###### Corollary 9

([NO])

1. if and only if , or .

2. and if and only if or .

###### Corollary 10

if and only if

 q′=q,q′=2q−13q−1(q≠13), or q′=q−13q−2(q≠23).
###### Corollary 11

([NO]) if and only if

 q′=1−q,q′=2q−13q−2(q≠23), or q′=q3q−1(q≠13).
###### Remark 12

The six functions of which appear in the right hand sides in Corollaries 10 and 11 form a non-abelian group with the operation of composition, which is isomorphic to the full permutation group of three elements.

###### Corollary 13

Given real numbers and . if and only if

 q′′=3qq′−2(q+q′)+16qq′−3(q+q′)+1,q′′=−q+q′−13qq′−3(q+q′)+2, or q′′=3qq′−(q+q′)3qq′−1.
###### Proof.

The formula (3) implies that is the rotation by angle

 6arg[(−1+(q+q′))ρ+(q+q′)−3qq′].

Since

 6arg(Aρ+B)≡6arg[(1−2A+BA+2B)ρ−(1−A+BA+2B)](modulo 2π),

substitution and implies that if we put

 q′′=A+BA+2B=3qq′−2(q+q′)+16qq′−3(q+q′)+1,

then . The other two values for can be obtained by Corollary 10. ∎

Corollaries 9 (1), 11, and 13 show that the rational equisectional equivalence is in fact an equivalence relation.

## 4 Proofs of the main results

In what follows, we restrict ourselves to the case of non-regular triangles.

Proof of Theorem 2.   Theorem 8 shows that a set of equisectionally equivalent triangles corresponds to a circle with center in . Therefore, the formula (2) implies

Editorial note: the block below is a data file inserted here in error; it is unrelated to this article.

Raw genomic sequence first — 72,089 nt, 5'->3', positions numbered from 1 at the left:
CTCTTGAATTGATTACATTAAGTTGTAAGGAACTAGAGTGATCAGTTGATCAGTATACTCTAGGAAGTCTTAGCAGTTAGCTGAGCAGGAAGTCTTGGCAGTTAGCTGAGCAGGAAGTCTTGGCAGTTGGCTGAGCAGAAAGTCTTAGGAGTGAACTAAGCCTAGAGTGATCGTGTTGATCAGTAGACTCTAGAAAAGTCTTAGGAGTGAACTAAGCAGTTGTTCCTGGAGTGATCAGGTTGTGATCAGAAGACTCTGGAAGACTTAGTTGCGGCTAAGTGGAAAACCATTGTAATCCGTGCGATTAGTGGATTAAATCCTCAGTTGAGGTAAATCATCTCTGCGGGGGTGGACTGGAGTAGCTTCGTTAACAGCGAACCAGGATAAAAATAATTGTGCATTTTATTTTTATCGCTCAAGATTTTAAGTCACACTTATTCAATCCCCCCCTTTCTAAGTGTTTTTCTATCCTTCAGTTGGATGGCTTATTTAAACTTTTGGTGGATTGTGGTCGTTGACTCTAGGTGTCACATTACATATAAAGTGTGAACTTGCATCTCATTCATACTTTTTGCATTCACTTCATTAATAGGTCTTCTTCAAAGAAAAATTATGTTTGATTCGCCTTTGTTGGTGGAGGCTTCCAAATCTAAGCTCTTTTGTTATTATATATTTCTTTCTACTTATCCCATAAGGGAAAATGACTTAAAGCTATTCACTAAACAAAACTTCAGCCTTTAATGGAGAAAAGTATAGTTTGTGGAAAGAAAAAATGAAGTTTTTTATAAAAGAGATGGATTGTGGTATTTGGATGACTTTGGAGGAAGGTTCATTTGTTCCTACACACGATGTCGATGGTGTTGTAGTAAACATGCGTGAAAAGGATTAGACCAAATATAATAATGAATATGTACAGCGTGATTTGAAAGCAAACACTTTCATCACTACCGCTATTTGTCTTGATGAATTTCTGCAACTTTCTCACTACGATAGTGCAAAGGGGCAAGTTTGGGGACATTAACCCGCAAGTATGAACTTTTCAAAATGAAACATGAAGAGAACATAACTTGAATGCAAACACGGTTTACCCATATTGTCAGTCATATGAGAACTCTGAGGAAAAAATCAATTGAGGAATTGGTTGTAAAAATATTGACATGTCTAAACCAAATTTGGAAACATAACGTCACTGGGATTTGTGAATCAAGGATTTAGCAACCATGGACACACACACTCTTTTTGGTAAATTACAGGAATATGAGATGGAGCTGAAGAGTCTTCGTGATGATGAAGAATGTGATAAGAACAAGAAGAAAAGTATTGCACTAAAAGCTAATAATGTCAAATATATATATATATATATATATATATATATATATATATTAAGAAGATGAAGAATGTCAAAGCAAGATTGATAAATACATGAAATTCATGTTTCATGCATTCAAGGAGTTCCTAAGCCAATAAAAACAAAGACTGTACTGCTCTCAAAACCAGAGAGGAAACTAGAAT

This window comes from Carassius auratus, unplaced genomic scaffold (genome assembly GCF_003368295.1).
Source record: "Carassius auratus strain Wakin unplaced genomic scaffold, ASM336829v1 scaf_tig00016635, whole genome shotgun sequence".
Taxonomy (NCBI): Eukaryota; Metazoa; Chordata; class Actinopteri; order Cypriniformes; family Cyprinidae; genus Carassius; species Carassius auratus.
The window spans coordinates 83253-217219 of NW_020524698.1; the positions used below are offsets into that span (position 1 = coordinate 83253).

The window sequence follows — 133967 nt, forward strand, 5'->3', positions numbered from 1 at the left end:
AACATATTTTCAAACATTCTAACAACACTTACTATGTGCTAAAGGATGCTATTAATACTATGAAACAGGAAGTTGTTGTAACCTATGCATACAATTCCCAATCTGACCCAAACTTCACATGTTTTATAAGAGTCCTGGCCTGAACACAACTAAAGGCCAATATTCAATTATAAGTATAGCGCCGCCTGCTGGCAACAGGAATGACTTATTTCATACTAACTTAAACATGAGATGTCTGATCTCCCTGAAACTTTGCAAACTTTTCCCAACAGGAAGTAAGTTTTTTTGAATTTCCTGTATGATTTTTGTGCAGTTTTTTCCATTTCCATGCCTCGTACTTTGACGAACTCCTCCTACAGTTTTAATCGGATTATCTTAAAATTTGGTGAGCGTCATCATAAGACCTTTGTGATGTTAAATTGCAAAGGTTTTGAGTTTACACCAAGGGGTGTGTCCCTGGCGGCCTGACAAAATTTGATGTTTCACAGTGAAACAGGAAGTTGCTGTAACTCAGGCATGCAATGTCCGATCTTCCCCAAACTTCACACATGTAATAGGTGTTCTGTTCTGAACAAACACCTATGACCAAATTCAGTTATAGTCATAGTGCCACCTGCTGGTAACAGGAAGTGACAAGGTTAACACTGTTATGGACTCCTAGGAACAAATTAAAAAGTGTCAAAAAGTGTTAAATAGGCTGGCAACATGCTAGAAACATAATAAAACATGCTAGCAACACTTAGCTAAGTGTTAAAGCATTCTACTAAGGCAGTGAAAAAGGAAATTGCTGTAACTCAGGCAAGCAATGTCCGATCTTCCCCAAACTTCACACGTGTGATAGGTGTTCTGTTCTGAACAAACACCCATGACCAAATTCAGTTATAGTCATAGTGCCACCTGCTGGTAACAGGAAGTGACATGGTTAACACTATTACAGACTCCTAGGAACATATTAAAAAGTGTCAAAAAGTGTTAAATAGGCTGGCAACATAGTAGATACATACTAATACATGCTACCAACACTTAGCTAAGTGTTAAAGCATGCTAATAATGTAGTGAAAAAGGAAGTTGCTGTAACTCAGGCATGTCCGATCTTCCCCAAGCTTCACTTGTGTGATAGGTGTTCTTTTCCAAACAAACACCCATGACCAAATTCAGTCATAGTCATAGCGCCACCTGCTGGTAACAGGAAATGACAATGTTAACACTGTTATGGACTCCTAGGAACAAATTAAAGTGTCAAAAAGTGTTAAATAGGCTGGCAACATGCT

[△z01]∼[△z′01]⟺∣∣∣(z−ρz−ρ−1)3∣∣∣=∣∣ ∣∣(z′−ρz′−ρ−1)3∣∣ ∣∣⟺|z−ρ||z−ρ−1|=|z′−ρ||z′−ρ−1|,

which proves the equivalence between (1) and (2).

Since , , and are similar, the above argument implies that a circle of Apollonius with foci and that passes through also passes through and , which proves the equivalence of (1) and (4).

The equivalence between (2) and (3) follows from computation. Since

 |z−ρ|2|z−ρ−1|2=1−2√3Imz|z−ρ−1|2, (4)
 |z−ρ||z−ρ−1|=|z′−ρ||z′−ρ−1| if and only if Imz|z−ρ−1|2=Imz′|z′−ρ−1|2,

which, translated to a scale-invariant statement, is equivalent to (3). We remark that the formula (4) implies .

Let us give projective geometric explanation of the equivalence between (1) and (2). The set of lines through , which are considered as circles through and , is an elliptic pencil of circles defined by and , and the set of concentric circles with center is a hyperbolic pencil of circles defined by and . They are mutually orthogonal. A linear fractional transformation is a conformal map (i.e., it preserves the angles) that maps circles (which include lines that can be considered as circles through ) to circles, and hence it maps an elliptic pencil (or a hyperbolic pencil) of circles defined by a pair of points to an elliptic pencil (or a hyperbolic pencil) defined by a pair of corresponding points.

Since is a linear fractional transformation which maps and to and , it maps the set of lines through to an elliptic pencil consisting of the circles through and , and the set of concentric circles with center to a hyperbolic pencil defined by and , which consists of circles of Apollonius with foci and (Figure 5). Now it follows from the construction of Nakamura-Oguiso moduli space that the vertices of equisectionally equivalent triangles form a circle of Apollonius with foci and , which proves the equivalence between (1) and (2).